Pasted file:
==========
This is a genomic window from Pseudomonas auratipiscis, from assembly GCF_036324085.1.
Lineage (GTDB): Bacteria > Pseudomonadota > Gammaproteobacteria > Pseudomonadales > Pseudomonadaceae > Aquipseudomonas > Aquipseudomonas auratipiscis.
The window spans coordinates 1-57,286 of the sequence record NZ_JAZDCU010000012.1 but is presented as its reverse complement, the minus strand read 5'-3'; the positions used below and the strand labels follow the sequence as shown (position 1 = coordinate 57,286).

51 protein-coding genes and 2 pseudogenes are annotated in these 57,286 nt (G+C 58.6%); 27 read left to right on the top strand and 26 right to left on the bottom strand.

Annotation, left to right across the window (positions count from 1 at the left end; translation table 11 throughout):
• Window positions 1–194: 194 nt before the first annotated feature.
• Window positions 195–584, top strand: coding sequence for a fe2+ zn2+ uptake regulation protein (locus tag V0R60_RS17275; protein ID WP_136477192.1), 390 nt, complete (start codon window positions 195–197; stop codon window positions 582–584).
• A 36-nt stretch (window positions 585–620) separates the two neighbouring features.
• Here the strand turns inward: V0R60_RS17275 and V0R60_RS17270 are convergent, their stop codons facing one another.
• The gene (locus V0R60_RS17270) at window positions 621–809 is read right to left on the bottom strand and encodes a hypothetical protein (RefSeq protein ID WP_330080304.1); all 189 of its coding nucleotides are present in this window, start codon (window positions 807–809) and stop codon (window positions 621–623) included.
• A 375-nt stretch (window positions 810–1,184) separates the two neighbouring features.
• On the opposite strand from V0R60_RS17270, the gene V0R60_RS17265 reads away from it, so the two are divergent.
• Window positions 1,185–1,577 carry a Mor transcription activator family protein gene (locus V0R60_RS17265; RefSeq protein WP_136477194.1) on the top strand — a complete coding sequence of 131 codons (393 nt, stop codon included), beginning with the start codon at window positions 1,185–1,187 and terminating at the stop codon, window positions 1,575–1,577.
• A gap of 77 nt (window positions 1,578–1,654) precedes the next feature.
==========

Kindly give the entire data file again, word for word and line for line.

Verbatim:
This is a genomic window from Pseudomonas auratipiscis, from assembly GCF_036324085.1.
Lineage (GTDB): Bacteria > Pseudomonadota > Gammaproteobacteria > Pseudomonadales > Pseudomonadaceae > Aquipseudomonas > Aquipseudomonas auratipiscis.
The window spans coordinates 1-57,286 of the sequence record NZ_JAZDCU010000012.1 but is presented as its reverse complement, the minus strand read 5'-3'; the positions used below and the strand labels follow the sequence as shown (position 1 = coordinate 57,286).

51 protein-coding genes and 2 pseudogenes are annotated in these 57,286 nt (G+C 58.6%); 27 read left to right on the top strand and 26 right to left on the bottom strand.

Annotation, left to right across the window (positions count from 1 at the left end; translation table 11 throughout):
• Window positions 1–194: 194 nt before the first annotated feature.
• Window positions 195–584, top strand: coding sequence for a fe2+ zn2+ uptake regulation protein (locus tag V0R60_RS17275; protein ID WP_136477192.1), 390 nt, complete (start codon window positions 195–197; stop codon window positions 582–584).
• A 36-nt stretch (window positions 585–620) separates the two neighbouring features.
• Here the strand turns inward: V0R60_RS17275 and V0R60_RS17270 are convergent, their stop codons facing one another.
• The gene (locus V0R60_RS17270) at window positions 621–809 is read right to left on the bottom strand and encodes a hypothetical protein (RefSeq protein ID WP_330080304.1); all 189 of its coding nucleotides are present in this window, start codon (window positions 807–809) and stop codon (window positions 621–623) included.
• A 375-nt stretch (window positions 810–1,184) separates the two neighbouring features.
• On the opposite strand from V0R60_RS17270, the gene V0R60_RS17265 reads away from it, so the two are divergent.
• Window positions 1,185–1,577 carry a Mor transcription activator family protein gene (locus V0R60_RS17265; RefSeq protein WP_136477194.1) on the top strand — a complete coding sequence of 131 codons (393 nt, stop codon included), beginning with the start codon at window positions 1,185–1,187 and terminating at the stop codon, window positions 1,575–1,577.
• A gap of 77 nt (window positions 1,578–1,654) precedes the next feature.